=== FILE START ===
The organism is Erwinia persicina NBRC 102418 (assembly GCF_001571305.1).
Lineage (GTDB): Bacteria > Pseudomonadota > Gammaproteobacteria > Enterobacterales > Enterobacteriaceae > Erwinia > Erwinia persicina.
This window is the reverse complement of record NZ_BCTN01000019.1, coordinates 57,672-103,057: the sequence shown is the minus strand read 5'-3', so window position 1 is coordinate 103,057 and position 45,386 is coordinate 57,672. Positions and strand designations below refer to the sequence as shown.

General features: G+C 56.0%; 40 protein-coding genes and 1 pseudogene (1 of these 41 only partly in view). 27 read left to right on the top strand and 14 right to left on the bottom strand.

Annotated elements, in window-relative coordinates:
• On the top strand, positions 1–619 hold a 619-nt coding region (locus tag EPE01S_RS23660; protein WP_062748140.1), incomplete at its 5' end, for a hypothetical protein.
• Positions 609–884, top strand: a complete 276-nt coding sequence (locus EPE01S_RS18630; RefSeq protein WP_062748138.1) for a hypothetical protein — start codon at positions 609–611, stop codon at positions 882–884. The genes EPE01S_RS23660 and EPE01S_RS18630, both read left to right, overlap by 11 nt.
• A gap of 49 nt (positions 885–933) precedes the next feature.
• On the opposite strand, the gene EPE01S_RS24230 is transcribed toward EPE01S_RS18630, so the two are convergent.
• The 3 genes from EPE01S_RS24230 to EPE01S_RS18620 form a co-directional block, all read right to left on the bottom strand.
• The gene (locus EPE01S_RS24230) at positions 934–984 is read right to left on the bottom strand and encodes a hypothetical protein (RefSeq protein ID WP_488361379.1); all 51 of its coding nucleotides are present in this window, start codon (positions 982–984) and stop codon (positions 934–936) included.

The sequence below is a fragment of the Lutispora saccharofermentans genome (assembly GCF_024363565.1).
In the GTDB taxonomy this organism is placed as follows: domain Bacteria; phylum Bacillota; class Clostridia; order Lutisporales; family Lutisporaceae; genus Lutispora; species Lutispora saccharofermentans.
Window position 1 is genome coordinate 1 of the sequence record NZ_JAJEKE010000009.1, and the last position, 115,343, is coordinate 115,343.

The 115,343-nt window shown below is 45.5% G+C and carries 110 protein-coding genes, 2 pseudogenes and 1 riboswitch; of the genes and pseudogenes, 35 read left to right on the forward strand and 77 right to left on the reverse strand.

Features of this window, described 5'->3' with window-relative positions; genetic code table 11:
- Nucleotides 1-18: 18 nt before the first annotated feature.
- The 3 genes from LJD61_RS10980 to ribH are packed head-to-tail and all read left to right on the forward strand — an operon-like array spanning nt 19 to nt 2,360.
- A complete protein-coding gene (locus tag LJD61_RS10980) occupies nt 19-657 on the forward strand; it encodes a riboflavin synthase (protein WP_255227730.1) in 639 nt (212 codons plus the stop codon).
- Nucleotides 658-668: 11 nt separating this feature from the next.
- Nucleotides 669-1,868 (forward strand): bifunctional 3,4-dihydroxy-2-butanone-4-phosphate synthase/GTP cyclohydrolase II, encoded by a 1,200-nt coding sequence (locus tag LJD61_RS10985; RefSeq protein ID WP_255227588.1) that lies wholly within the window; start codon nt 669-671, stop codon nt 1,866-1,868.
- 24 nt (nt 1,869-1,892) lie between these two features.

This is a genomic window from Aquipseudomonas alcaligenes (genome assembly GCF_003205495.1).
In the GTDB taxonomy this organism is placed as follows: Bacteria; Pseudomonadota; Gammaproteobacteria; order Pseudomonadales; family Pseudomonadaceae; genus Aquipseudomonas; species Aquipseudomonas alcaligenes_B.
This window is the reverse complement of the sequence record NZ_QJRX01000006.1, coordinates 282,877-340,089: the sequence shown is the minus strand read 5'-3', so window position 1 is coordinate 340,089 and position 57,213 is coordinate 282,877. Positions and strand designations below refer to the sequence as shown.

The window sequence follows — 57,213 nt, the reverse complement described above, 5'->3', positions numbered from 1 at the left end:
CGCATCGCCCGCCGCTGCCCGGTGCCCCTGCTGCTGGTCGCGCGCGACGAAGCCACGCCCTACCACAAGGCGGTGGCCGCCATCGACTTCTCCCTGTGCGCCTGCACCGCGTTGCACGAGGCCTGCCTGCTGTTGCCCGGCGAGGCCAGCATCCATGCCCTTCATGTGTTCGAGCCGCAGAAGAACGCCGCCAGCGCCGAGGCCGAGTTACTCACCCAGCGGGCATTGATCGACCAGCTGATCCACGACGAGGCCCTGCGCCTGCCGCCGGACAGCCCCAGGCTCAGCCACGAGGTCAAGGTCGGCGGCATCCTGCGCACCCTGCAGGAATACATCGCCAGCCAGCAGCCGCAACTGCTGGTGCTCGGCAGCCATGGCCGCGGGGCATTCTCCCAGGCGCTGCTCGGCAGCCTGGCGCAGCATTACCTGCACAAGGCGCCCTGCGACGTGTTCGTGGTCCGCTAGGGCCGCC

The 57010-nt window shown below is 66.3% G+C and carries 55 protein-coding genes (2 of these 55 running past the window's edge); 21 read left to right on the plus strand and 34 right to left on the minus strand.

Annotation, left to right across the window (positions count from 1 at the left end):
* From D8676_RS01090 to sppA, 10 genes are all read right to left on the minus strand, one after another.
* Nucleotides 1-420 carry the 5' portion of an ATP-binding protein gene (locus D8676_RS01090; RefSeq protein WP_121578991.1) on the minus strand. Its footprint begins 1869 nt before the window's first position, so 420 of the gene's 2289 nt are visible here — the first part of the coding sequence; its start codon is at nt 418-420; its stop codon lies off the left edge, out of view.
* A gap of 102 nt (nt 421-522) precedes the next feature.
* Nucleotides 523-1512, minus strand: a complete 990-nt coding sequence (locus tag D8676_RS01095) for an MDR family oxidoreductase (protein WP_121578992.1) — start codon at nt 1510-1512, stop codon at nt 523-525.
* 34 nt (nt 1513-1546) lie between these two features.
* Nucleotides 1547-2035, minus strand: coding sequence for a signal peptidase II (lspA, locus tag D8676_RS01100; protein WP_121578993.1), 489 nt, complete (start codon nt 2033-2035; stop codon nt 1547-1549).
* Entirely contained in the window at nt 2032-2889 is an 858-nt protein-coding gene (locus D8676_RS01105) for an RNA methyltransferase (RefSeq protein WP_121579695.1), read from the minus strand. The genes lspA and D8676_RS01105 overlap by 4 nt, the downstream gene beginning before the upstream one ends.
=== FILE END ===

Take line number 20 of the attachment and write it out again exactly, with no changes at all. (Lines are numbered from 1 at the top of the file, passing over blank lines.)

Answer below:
- Nucleotides 658-668: 11 nt separating this feature from the next.